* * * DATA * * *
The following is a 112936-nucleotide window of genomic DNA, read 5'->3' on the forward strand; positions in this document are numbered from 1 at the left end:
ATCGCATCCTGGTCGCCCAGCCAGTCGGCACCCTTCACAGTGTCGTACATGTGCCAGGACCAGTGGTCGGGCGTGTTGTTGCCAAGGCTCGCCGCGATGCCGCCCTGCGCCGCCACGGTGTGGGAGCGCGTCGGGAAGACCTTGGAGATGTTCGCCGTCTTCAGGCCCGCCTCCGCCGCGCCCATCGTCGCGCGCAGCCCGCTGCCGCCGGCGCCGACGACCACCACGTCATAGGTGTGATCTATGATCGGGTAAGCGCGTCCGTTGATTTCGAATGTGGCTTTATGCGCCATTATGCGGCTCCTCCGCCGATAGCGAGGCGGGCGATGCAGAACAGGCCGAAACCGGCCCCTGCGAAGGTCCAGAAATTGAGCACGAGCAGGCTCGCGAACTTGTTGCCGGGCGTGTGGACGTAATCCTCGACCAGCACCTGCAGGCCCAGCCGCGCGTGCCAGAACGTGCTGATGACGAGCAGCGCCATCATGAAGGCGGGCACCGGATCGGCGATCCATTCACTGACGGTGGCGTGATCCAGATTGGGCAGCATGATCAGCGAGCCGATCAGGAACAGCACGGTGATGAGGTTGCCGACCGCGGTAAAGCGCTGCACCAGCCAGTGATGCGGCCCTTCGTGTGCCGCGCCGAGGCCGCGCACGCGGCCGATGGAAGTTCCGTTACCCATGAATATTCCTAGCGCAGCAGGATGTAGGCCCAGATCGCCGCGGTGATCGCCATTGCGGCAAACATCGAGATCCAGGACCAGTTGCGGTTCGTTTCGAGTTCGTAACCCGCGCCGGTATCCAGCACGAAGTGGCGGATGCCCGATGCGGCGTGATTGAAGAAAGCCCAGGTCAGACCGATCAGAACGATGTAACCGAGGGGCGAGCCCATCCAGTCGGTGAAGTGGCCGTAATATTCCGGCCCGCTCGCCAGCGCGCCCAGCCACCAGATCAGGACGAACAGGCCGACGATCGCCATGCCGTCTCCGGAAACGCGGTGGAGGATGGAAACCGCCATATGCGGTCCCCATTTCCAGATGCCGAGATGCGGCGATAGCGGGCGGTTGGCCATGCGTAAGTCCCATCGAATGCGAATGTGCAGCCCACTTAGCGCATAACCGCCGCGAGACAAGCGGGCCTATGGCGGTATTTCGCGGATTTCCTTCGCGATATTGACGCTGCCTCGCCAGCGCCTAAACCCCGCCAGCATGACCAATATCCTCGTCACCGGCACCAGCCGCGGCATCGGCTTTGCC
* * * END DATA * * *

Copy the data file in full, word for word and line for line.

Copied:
The following is a 112936-nucleotide window of genomic DNA, read 5'->3' on the forward strand; positions in this document are numbered from 1 at the left end:
ATCGCATCCTGGTCGCCCAGCCAGTCGGCACCCTTCACAGTGTCGTACATGTGCCAGGACCAGTGGTCGGGCGTGTTGTTGCCAAGGCTCGCCGCGATGCCGCCCTGCGCCGCCACGGTGTGGGAGCGCGTCGGGAAGACCTTGGAGATGTTCGCCGTCTTCAGGCCCGCCTCCGCCGCGCCCATCGTCGCGCGCAGCCCGCTGCCGCCGGCGCCGACGACCACCACGTCATAGGTGTGATCTATGATCGGGTAAGCGCGTCCGTTGATTTCGAATGTGGCTTTATGCGCCATTATGCGGCTCCTCCGCCGATAGCGAGGCGGGCGATGCAGAACAGGCCGAAACCGGCCCCTGCGAAGGTCCAGAAATTGAGCACGAGCAGGCTCGCGAACTTGTTGCCGGGCGTGTGGACGTAATCCTCGACCAGCACCTGCAGGCCCAGCCGCGCGTGCCAGAACGTGCTGATGACGAGCAGCGCCATCATGAAGGCGGGCACCGGATCGGCGATCCATTCACTGACGGTGGCGTGATCCAGATTGGGCAGCATGATCAGCGAGCCGATCAGGAACAGCACGGTGATGAGGTTGCCGACCGCGGTAAAGCGCTGCACCAGCCAGTGATGCGGCCCTTCGTGTGCCGCGCCGAGGCCGCGCACGCGGCCGATGGAAGTTCCGTTACCCATGAATATTCCTAGCGCAGCAGGATGTAGGCCCAGATCGCCGCGGTGATCGCCATTGCGGCAAACATCGAGATCCAGGACCAGTTGCGGTTCGTTTCGAGTTCGTAACCCGCGCCGGTATCCAGCACGAAGTGGCGGATGCCCGATGCGGCGTGATTGAAGAAAGCCCAGGTCAGACCGATCAGAACGATGTAACCGAGGGGCGAGCCCATCCAGTCGGTGAAGTGGCCGTAATATTCCGGCCCGCTCGCCAGCGCGCCCAGCCACCAGATCAGGACGAACAGGCCGACGATCGCCATGCCGTCTCCGGAAACGCGGTGGAGGATGGAAACCGCCATATGCGGTCCCCATTTCCAGATGCCGAGATGCGGCGATAGCGGGCGGTTGGCCATGCGTAAGTCCCATCGAATGCGAATGTGCAGCCCACTTAGCGCATAACCGCCGCGAGACAAGCGGGCCTATGGCGGTATTTCGCGGATTTCCTTCGCGATATTGACGCTGCCTCGCCAGCGCCTAAACCCCGCCAGCATGACCAATATCCTCGTCACCGGCACCAGCCGCGGCATCGGCTTTGCC